Peripheral artery disease (PAD) is a vascular condition which mostly attacks the legs and feet. It happens when the arteries tighten, reducing or limiting blood flow to certain locations. The leg arteries carry oxygen-rich blood that originates from the heart to your legs and arms. Arterioles are small tubes with a thin lining that prevents blood clots and allows for continuous blood flow. Plaque eventually accumulates within your arterial walls as a result of peripheral artery disease. This gradually severely limits your arteries. This lesion is also referred to as atherosclerosis.
Peripheral Artery Disease is one of the most prevalent illnesses, affecting one out of every twelve people. The most frequent symptom of PAD is claudication, which is pain in your leg that worsens with walking or exercise and improves with rest. A shortage of oxygen in your leg muscles is causing the agony. The dangers of PAD extend far beyond walking difficulties.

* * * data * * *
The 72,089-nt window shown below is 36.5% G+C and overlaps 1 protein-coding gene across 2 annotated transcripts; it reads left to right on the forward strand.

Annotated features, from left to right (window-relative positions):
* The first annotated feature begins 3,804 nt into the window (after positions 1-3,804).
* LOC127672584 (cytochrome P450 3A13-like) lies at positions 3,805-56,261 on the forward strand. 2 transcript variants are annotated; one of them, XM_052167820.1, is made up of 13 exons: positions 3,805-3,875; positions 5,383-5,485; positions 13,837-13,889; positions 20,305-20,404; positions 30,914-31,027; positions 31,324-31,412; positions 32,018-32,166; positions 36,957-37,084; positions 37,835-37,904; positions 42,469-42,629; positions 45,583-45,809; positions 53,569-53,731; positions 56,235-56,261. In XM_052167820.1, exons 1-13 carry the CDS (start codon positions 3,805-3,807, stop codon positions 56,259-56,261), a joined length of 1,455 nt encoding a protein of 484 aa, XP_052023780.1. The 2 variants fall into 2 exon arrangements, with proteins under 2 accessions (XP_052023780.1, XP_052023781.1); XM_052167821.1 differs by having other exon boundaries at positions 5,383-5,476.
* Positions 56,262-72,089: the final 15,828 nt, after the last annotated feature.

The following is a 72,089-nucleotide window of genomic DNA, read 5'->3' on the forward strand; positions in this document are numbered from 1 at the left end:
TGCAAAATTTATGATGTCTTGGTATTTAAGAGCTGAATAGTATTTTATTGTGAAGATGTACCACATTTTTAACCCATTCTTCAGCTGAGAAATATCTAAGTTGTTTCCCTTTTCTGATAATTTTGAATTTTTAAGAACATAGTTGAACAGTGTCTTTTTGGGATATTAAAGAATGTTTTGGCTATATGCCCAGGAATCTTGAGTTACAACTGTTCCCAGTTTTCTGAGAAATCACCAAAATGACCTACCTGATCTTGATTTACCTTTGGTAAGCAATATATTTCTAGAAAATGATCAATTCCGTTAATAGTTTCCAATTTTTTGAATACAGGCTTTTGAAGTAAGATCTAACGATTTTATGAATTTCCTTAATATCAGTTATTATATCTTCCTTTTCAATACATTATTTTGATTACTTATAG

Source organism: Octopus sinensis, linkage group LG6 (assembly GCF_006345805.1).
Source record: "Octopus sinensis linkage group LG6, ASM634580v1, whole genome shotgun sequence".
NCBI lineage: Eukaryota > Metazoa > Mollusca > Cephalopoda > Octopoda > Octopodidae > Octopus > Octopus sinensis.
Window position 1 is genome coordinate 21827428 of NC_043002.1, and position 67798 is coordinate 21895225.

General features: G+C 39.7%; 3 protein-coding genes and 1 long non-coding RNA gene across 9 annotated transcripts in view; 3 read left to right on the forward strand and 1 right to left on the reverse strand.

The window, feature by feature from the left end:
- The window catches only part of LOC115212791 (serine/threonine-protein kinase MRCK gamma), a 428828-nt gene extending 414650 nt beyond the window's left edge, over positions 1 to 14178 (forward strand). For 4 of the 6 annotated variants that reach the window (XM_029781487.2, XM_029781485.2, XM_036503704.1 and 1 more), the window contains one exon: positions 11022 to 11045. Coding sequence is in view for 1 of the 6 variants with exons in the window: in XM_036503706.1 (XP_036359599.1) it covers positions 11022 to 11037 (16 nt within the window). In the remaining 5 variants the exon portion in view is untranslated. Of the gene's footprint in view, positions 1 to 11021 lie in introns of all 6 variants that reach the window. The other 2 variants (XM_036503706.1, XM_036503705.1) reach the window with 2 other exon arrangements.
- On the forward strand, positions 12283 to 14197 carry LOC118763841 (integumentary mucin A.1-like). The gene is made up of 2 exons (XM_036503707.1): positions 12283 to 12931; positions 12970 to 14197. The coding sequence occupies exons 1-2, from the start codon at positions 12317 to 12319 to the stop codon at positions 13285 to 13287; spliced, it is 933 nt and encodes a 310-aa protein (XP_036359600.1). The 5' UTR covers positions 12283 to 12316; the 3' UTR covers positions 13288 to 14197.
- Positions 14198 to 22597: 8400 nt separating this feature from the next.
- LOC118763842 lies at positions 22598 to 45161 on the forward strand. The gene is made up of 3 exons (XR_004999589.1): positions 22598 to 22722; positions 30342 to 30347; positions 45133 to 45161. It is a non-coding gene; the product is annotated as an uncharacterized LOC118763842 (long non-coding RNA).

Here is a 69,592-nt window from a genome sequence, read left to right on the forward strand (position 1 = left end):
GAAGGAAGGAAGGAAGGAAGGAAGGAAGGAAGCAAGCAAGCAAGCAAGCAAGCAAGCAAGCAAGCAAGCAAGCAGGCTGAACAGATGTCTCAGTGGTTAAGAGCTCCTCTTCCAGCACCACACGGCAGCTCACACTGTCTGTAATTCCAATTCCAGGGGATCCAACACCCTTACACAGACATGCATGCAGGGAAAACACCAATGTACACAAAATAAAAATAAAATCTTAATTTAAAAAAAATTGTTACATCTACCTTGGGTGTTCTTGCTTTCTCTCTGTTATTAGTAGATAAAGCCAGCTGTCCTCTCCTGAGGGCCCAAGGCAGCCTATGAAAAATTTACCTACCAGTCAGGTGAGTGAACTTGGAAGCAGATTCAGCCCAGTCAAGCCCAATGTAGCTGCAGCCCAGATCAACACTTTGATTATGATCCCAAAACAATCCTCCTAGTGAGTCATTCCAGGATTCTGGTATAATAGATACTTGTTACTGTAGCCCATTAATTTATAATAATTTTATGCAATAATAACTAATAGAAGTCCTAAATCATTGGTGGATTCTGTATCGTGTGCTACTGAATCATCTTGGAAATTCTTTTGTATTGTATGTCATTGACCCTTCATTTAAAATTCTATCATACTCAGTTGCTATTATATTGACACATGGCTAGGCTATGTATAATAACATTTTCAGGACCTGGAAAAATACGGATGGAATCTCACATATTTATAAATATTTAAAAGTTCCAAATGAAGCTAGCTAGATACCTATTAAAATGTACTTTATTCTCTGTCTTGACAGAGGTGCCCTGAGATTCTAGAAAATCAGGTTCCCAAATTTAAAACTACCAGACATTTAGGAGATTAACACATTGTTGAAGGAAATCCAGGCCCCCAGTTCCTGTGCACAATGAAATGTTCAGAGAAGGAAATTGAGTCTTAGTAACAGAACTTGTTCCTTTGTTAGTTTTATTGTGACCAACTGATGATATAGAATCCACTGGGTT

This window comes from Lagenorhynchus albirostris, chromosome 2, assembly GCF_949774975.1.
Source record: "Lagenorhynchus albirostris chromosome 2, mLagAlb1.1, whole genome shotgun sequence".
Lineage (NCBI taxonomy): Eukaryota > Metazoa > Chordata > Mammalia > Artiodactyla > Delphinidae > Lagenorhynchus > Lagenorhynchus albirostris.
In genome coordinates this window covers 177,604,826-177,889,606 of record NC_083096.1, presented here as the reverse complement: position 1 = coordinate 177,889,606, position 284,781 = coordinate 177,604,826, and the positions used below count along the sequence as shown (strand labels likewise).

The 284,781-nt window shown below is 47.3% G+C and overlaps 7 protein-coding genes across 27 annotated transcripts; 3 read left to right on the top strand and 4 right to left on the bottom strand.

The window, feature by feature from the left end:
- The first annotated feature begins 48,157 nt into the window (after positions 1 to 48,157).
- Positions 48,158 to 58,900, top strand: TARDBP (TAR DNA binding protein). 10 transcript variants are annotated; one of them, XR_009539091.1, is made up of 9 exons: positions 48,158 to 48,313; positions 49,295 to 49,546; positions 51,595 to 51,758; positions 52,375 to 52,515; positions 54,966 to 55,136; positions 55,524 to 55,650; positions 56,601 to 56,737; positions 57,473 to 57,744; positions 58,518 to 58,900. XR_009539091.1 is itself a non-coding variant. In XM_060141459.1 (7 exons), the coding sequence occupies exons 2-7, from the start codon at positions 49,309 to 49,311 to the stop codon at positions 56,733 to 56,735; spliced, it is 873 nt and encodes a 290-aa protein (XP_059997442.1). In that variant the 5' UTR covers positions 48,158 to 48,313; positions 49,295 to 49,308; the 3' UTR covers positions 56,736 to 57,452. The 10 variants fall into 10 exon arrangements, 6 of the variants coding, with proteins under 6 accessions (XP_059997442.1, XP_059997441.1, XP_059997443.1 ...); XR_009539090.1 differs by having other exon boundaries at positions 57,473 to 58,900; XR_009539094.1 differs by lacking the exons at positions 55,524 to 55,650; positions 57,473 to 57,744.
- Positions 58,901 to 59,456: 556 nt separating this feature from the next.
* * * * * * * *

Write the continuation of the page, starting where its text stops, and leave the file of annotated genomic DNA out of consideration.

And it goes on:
Peripheral artery disease (PAD) occurs when blood arteries outside the heart constrict, causing discomfort in the legs when walking or running. Other illnesses, such as high blood pressure and diabetes, are frequently associated with PAD and may contribute to its progression.
- Walking is made harder due to leg discomfort
- The legs are numb
- Variations in skin color
- A weak or missing pulse in the leg or foot
- sparkling skin on the legs
- Sexual impotence
- Abrasions on the feet or toes
- Hair loss on the legs
- Extreme coolness as contrasted to the opposite leg
Risk Factors of PAD:
Everyone can be affected by vascular disease. “Risk factors” are items that increase your chances of acquiring vascular disease, such as diet, heredity, and age. Understanding your risk factors can assist you in preventing or managing vascular disease. Certain risk factors (such as family history) are unchangeable. There are things you can do to reduce your risk and enhance your vascular health. While not all vascular illnesses have the same risk factors, the following are some of the most common: